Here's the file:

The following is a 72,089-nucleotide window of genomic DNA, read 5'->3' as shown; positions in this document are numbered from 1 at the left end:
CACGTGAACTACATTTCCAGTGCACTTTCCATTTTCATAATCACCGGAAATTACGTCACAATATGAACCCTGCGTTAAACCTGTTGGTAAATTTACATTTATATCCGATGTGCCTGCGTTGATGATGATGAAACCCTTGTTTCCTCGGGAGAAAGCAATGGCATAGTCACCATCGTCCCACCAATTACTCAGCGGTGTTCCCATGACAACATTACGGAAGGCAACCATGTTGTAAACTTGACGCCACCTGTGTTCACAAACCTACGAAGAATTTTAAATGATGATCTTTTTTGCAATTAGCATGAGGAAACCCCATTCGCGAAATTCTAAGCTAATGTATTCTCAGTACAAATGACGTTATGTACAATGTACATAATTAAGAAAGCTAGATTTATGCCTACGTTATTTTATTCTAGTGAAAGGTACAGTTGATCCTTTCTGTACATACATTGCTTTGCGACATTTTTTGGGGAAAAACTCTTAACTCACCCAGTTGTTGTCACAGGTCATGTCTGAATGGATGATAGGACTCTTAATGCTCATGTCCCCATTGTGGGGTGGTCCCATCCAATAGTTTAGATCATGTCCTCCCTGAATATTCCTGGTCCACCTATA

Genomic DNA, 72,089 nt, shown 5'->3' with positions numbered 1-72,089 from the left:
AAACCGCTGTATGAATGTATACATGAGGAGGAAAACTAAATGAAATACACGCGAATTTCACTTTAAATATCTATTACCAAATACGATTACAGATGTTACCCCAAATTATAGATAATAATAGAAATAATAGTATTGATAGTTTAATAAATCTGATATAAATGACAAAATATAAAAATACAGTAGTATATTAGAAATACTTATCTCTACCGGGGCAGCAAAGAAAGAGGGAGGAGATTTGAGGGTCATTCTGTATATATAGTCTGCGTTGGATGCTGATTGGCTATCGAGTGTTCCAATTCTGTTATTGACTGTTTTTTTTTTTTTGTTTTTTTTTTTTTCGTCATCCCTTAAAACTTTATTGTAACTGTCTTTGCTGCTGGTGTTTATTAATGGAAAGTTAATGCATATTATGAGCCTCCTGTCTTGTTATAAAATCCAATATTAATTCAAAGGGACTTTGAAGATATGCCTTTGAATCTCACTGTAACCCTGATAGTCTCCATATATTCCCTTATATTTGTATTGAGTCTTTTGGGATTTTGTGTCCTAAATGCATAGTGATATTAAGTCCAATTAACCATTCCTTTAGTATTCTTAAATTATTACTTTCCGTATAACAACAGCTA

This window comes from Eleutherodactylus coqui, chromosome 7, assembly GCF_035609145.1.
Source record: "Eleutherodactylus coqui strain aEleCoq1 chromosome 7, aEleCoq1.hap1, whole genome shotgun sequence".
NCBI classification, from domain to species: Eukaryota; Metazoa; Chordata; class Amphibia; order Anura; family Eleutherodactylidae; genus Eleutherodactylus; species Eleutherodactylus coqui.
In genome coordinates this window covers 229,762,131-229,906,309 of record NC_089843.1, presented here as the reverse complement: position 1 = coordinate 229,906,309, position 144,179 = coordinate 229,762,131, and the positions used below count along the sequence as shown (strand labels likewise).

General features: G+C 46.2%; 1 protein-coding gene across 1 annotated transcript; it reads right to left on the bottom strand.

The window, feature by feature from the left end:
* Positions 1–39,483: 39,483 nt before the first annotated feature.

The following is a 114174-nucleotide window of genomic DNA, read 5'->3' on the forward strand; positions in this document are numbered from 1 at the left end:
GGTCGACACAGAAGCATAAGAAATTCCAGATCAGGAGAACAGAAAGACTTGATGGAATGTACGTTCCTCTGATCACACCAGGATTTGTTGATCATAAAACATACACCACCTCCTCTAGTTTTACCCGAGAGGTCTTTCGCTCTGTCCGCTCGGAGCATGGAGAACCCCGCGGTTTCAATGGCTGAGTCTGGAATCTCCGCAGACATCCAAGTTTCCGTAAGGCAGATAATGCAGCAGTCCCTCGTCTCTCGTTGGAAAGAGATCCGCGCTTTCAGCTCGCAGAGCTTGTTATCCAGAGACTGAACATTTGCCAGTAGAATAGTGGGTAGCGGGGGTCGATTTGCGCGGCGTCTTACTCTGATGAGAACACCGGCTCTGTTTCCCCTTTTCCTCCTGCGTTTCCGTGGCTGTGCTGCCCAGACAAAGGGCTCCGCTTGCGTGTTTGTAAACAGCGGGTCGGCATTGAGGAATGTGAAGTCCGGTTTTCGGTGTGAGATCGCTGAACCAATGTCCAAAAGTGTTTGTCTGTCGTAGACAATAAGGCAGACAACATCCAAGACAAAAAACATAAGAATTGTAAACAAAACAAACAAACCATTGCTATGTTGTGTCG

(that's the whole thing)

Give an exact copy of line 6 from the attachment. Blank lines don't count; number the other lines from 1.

Source record: "Eleutherodactylus coqui strain aEleCoq1 chromosome 7, aEleCoq1.hap1, whole genome shotgun sequence".